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The following is presented as part of The Columbian’s Opinion content, which offers a point of view in order to provoke thought and debate of civic issues. Opinions represent the viewpoint of the author. Unsigned editorials represent the consensus opinion of The Columbian’s editorial board, which operates independently of the news department.

In Our View: Defiance of gun laws call for accountability

The Columbian
Published: September 27, 2023, 6:03am

In filing a lawsuit against a Kelso gun store, state Attorney General Bob Ferguson has done more than defend Washington law. He also has placed a spotlight on growing defiance to the legal norms that separate civilization from chaos.

Clark County voters likely can understand that difference. Last year, a candidate for county sheriff insisted that he would not enforce gun control measures passed by voters statewide. That candidate was defeated in the general election, but in comparing his stance to that of civil rights pioneers Rosa Parks and Dr. Martin Luther King Jr., he demonstrated the self-inflated righteousness that is tearing at the fabric of our communities.

As a columnist for The Columbian wrote at the time: “King was a civilian community leader and Parks was a citizen. Fighting injustice as a private citizen is a courageous act; doing so as an elected law-enforcement official is a dictatorial one. When those in power establish themselves as the sole referee in determining what is constitutional, we devolve into a totalitarian state.”

Given that, the actions of Walter Wentz, owner of Gator’s Custom Guns in Kelso, might qualify as courageous. Yet they also require accountability under the law as defined by the courts.

Last year, as part of a series of gun-control measures, the Legislature passed a law allowing Ferguson’s office to sue the gun industry. In the case of Gator’s Custom Guns, the suit revolves around the alleged sale of high-capacity ammunition magazines, an act that has been prohibited in Washington since 2022.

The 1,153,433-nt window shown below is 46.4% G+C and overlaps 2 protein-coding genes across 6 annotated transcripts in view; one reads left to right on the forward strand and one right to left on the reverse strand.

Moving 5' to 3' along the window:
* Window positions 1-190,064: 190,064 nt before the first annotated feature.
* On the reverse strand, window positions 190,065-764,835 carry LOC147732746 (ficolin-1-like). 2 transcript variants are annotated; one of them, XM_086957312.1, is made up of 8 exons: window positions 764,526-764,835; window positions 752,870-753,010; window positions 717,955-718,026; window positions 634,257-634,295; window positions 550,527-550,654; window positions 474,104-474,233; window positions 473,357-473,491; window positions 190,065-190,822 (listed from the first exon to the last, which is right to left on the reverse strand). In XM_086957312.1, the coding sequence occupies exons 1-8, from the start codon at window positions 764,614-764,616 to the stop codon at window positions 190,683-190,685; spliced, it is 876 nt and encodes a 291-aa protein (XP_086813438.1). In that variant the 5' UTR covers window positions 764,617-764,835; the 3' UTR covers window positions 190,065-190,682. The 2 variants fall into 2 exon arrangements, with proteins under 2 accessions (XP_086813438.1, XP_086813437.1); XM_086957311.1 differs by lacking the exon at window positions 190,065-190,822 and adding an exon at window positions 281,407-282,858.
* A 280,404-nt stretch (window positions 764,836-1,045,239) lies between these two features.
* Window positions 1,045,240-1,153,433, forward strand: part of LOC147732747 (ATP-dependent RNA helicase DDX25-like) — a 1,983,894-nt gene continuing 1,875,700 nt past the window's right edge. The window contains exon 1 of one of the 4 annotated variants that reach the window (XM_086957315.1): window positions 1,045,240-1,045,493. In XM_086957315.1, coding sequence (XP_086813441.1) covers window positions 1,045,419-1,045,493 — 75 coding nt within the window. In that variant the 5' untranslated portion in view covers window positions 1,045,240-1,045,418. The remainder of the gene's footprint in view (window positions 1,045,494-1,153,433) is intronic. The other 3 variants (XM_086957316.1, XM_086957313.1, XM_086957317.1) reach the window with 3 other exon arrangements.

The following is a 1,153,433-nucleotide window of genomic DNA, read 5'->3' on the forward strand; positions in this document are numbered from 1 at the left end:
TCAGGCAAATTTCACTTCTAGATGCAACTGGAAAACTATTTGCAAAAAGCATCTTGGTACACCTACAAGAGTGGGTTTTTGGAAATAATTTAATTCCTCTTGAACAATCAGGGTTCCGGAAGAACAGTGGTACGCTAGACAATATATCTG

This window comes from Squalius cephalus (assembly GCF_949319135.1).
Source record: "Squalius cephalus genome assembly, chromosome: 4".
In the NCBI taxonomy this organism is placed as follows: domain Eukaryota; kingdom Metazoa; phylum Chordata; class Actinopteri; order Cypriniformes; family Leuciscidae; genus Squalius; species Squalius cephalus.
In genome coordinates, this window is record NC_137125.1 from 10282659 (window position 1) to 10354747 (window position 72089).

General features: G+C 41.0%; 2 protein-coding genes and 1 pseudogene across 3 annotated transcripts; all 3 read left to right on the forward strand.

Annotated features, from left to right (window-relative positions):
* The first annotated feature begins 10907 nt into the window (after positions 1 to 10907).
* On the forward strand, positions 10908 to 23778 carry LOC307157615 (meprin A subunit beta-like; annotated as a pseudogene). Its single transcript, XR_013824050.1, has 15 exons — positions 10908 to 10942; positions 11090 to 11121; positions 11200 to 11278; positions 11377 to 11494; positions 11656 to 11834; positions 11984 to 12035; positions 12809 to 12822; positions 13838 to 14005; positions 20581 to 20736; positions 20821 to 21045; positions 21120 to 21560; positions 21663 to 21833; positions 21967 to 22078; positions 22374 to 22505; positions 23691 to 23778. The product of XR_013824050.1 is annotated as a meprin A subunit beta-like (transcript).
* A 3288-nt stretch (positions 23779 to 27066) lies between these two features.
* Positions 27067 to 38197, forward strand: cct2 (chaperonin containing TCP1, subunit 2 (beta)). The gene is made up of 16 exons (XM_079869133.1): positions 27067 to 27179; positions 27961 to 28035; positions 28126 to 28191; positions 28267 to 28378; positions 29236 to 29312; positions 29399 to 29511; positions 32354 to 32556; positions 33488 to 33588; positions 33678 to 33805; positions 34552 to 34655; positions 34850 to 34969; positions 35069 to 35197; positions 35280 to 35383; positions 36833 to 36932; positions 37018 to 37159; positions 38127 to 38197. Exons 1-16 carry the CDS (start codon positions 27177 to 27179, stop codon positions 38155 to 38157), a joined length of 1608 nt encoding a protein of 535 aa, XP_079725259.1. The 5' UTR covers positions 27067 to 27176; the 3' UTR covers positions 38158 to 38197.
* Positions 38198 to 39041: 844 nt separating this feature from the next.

The lawsuit alleges that Wentz imported more than 11,400 high-capacity magazines after the prohibition went into effect. The gun dealer could face penalties of up to $7,500 for each magazine displayed or sold.

State Rep. Jim Walsh, R-Aberdeen and the new chair of the Washington Republican Party, suggested that Ferguson “stumbled into a trap” by suing a dealer who is eager to “trigger a legal action” and challenge the state’s gun laws. “The attorney general’s lawsuit against Gator’s Custom Guns is full of overwrought rhetoric and has weaponized a constitutionally dubious state law,” a statement from Walsh read.

Citizens throughout Washington should welcome that challenge. And they should abide by whatever the courts decide is constitutional.

Therein lies the issue. From high-ranking officials of the Trump administration ignoring congressional subpoenas to state legislatures defying orders by the U.S. Supreme Court to a failed presidential candidate ignoring more than 60 court rulings reminding him that he lost, the rule of law is being diminished throughout the country.

In an age of polarized politics, tribalism has been placed ahead of a shared national code of conduct. And when such piety is criticized, delusional claims of persecution or attacks on the critics become the fallback strategy.

A state attorney general is not above the law, but he or she is bound by duty to uphold the law as it is currently defined. Until a court rules otherwise, the importation or sale of high-capacity ammunition magazines in Washington is illegal, and citizens are welcome to challenge that law.

Critics have taken aim at Ferguson’s long-standing efforts to support and enforce laws designed to reduce gun violence in Washington. They can disagree with those efforts, but if elected lawmakers pass legislation that the courts deem to be constitutional, it is the duty of all residents to follow it.

Sanctimony in defiance of the law is not a virtue.